A state representative in Louisiana says that the Baton Rouge police chief has informed her that neither police officer’s body camera was recording during the Alton Sterling shooting, and she says the reason he gave was that the body cameras both fell off.
The account came from State Rep. Denise Marcelle, a Democrat, as reported by msnewsnow.com.
Marcelle said she was told by Baton Rouge Police Chief Carl Dabadie that “body cameras worn by both officers fell off during the incident and do not show the shooting,” the news site said.
However, Marcelle said the chief told her there is some camera footage from a squad car dashboard camera and a store surveillance camera.
Alton Sterling was shot to death in what police described as an altercation with two officers who responded to a convenience store after a report about a man with a gun, according to the statement released by the Baton Rouge Police Department.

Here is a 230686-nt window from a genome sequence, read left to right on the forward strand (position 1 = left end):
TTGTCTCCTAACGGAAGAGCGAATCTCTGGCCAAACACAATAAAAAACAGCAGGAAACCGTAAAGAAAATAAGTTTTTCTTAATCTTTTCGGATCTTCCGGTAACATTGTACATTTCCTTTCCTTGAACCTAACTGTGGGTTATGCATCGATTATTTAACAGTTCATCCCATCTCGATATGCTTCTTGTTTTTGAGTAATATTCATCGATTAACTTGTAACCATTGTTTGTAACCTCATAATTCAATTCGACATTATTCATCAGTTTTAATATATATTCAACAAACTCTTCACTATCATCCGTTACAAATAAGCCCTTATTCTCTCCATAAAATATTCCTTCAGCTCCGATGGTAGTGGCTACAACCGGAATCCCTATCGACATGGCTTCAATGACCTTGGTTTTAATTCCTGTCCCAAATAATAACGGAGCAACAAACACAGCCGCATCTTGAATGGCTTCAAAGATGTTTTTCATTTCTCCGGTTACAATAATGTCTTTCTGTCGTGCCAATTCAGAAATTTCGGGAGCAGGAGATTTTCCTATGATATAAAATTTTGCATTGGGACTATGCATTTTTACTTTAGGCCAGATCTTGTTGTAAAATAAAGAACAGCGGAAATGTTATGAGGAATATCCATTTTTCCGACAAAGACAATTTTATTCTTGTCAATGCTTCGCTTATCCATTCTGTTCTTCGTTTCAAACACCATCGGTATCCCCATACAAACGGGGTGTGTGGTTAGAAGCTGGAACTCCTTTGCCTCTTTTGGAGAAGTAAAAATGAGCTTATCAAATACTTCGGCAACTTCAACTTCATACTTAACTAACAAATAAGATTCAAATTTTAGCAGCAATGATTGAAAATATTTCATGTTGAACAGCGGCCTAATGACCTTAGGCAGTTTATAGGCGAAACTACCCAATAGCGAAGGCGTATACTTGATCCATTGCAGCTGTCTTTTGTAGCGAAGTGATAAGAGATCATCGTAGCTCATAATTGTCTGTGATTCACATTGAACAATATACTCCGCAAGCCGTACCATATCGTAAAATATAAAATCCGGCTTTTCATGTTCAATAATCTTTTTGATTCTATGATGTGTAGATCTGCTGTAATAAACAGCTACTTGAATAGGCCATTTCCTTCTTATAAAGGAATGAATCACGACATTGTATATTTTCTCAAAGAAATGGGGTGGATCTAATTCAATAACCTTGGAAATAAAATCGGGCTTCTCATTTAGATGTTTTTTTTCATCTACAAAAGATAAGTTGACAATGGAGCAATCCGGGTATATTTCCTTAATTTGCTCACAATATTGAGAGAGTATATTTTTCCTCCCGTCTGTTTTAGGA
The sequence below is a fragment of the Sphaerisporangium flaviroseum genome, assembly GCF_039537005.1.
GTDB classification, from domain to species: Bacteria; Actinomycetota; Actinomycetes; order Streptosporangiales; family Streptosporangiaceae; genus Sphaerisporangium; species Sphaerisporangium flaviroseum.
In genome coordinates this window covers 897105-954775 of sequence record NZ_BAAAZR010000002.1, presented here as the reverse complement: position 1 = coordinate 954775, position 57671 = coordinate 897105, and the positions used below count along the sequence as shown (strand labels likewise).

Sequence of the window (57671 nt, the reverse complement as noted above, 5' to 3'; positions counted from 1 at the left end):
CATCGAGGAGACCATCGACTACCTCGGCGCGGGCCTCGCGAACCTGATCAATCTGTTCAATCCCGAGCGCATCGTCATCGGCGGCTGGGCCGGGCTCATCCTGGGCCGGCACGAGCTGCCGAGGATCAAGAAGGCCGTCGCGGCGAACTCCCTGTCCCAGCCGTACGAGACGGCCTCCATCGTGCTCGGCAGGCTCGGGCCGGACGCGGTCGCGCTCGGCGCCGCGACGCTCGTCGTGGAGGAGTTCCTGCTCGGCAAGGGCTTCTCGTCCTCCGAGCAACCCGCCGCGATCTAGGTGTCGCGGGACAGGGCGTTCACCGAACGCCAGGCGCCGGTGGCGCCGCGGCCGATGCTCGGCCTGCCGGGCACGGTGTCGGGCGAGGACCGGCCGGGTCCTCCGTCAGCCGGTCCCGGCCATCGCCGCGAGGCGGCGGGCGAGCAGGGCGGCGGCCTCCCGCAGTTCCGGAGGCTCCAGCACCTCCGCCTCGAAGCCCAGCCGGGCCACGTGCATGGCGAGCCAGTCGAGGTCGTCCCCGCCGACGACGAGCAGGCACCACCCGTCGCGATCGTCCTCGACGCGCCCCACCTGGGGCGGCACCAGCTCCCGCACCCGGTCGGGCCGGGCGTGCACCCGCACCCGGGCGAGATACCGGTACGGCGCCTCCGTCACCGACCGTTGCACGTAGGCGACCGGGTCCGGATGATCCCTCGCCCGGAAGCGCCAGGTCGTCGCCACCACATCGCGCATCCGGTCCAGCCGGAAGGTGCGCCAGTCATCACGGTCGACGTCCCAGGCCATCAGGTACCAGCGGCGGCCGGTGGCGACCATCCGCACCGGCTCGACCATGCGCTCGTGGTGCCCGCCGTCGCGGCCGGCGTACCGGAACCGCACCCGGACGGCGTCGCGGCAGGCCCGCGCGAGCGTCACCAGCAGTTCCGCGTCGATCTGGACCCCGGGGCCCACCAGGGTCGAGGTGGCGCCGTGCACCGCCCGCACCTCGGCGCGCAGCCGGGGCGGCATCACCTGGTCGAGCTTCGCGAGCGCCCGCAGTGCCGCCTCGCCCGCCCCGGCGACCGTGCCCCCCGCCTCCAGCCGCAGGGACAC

Chief Dabadie spoke positively about body cameras in the media in March. The chief said the cameras had helped in recent investigations, including a shootout that wounded two officers and killed the shooter, according to the Daily Reveille. The Daily Reveille said a body camera in a Marksville, Louisiana shooting had shown that a man had his hands up when a shooting occurred after a car chase. The deputy marshals involved were indicted on second-degree murder charges, Daily Reveille said.
In January, according to the Advocate, the police department switched body camera type. Dabadie had said “officers were having trouble keeping the L-3 body cameras on their uniforms and that they had some technical glitches.” The city did not have enough money to put body cameras on each officer’s uniform, the news site said.
Dabadie took over the helm of the Baton Rouge Police Department after the previous Chief DeWayne White was terminated over what the mayor contended were improper hiring and transfer practices, among other allegations.
White had also made controversial comments on a radio program in which he said 10 percent of his force racially profiled African-Americans, what he labeled subconscious bias, according to Nola.com:
It’s become so ingrained in their mind that they believe that everybody they come across or most people they come across with that color of skin is probably a criminal.